Absorption spectrum of the neat film [left in Fig. 1(f), dotted line] has two peaks at 580 and 620 nm that are assigned to the 0-1 and 0-0 transitions of aggregated PBDB-T chains, respectively [53–55]. These peaks are also clearly observed in the absorption spectra of the hybrid films [left in Fig. 1(f), dotted–dashed and solid lines]. Figure 2 indicates that the broadbands below 550 nm slightly increased in the absorption spectra of the hybrid films compared to that in the absorption spectra of the neat PBDB-T film, indicating that the Au NPs interrupted the crystallization of the PBDB-T chains in the hybrid films . In addition, the peak-intensity ratios of (0-0)/(0-1) in the absorption spectra of the hybrid films are larger than that in the absorption spectrum of the neat film (Fig. 2), which indicates that the 0-0 transition associated with the intrachain-ordering of the PBDB-T chains is more dominant than the 0-1 transition associated with the interchain-packing of the PBDB-T chains in the hybrid film [41,53–55]. This result well matches the XRD result in Fig. 1(e). However, although the crystallinity of the PBDB-T matrix in the hybrid films decreased compared to that of the neat PBDB-T film, the main absorption peaks in the absorption spectra of the hybrid films were slightly redshifted from those in the absorption spectrum of the neat film (Fig. 2); the incorporation of the P3HT-Au NPs into the PBDB-T matrix can result in two types of PBDB-T domains (the disordered PBDB-T domains with the P3HT-Au NPs and the bulk PBDB-T ordered domains without the P3HT-Au NPs). Thus, we suggest that the phase separation between the disordered domains and the ordered domains caused the redshift of main absorption peaks in the absorption spectra of the hybrid films compared to those in the absorption spectrum of the neat PBDB-T film.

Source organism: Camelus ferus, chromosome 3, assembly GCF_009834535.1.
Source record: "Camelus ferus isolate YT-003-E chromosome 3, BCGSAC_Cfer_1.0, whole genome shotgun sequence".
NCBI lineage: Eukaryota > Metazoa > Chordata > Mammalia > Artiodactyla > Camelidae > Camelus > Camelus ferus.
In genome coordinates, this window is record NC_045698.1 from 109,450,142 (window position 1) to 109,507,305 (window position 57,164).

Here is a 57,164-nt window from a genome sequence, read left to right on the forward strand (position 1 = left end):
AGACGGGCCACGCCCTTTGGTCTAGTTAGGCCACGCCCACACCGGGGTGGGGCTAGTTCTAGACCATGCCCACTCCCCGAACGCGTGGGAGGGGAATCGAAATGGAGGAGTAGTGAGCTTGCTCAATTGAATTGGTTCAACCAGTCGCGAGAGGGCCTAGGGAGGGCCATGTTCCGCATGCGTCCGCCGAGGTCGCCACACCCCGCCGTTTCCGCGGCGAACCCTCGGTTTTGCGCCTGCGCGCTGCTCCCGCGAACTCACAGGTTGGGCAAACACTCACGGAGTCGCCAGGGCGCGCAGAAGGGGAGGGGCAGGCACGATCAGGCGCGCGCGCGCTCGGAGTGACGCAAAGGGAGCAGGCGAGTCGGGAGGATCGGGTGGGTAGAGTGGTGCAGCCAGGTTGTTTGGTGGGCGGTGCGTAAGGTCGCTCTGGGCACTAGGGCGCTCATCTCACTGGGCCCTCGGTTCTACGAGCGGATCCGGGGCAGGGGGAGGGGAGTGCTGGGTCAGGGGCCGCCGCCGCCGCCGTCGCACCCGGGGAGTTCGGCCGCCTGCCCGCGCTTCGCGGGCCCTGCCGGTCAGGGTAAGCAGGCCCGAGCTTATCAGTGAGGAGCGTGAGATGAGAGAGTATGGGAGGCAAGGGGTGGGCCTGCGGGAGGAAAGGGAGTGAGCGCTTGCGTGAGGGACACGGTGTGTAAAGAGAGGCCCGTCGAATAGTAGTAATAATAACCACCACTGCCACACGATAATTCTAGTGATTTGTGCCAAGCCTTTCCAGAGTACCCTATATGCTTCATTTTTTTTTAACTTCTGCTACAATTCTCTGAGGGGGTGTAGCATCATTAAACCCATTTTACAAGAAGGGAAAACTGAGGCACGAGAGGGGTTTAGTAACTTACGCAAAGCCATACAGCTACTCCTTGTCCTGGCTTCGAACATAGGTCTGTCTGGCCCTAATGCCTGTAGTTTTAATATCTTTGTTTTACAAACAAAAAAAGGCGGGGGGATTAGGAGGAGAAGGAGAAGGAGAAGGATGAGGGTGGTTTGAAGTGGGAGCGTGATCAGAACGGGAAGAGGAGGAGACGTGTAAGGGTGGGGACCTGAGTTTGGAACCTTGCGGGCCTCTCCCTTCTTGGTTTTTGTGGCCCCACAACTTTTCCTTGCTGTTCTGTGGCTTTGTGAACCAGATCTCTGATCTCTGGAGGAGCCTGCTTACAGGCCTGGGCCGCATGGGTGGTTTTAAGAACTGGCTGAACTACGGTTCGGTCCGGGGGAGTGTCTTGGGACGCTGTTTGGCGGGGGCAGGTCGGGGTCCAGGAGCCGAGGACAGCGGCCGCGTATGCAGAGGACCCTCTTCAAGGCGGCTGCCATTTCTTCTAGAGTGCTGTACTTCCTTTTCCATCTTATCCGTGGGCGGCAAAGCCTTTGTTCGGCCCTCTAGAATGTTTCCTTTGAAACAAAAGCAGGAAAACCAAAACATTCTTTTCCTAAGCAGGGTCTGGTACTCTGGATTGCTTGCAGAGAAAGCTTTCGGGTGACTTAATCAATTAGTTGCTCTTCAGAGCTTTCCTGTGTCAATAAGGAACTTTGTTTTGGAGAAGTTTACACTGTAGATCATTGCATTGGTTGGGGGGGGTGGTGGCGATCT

In particular, although the optical density (OD) of the redshifted main peaks in the absorption spectra of the hybrid films is lower than that in the absorption spectrum of the neat film, a main emissive peak at 690 nm in a PL spectrum of the neat film [dotted, right in Fig. 1(f)] was gradually enhanced [, right in Fig. 1(f)] and blueshifted in the PL spectra of the hybrid films with increasing P3HT-Au NP content. When preparing the hybrid films, since PBDB-T and the P3HT-Au NPs were separately dissolved in CB and then blended, the total amount of CB solvent was inevitably increased compared to that when preparing the neat PBDB-T film. Therefore, the hybrid films were made thinner than the neat film, so the OD values of absorption spectra of the hybrid system were lower than that of absorption spectrum of neat PBDB-T system. We obtained the PL enhancement factors of the hybrid films by dividing the PL intensities [dotted–dashed and solid in Fig. 1(f)] of the hybrid films by the PL intensity [dotted in Fig. 1(f)] of the neat PBDB-T film; the PL enhancement factor at 670 nm is 1.22 for the hybrid film with the ratio of 3:1 and 1.48 for the hybrid film with the ratio of 1:1. We also obtained the PLQYs of the thin films, which are listed in Table 1.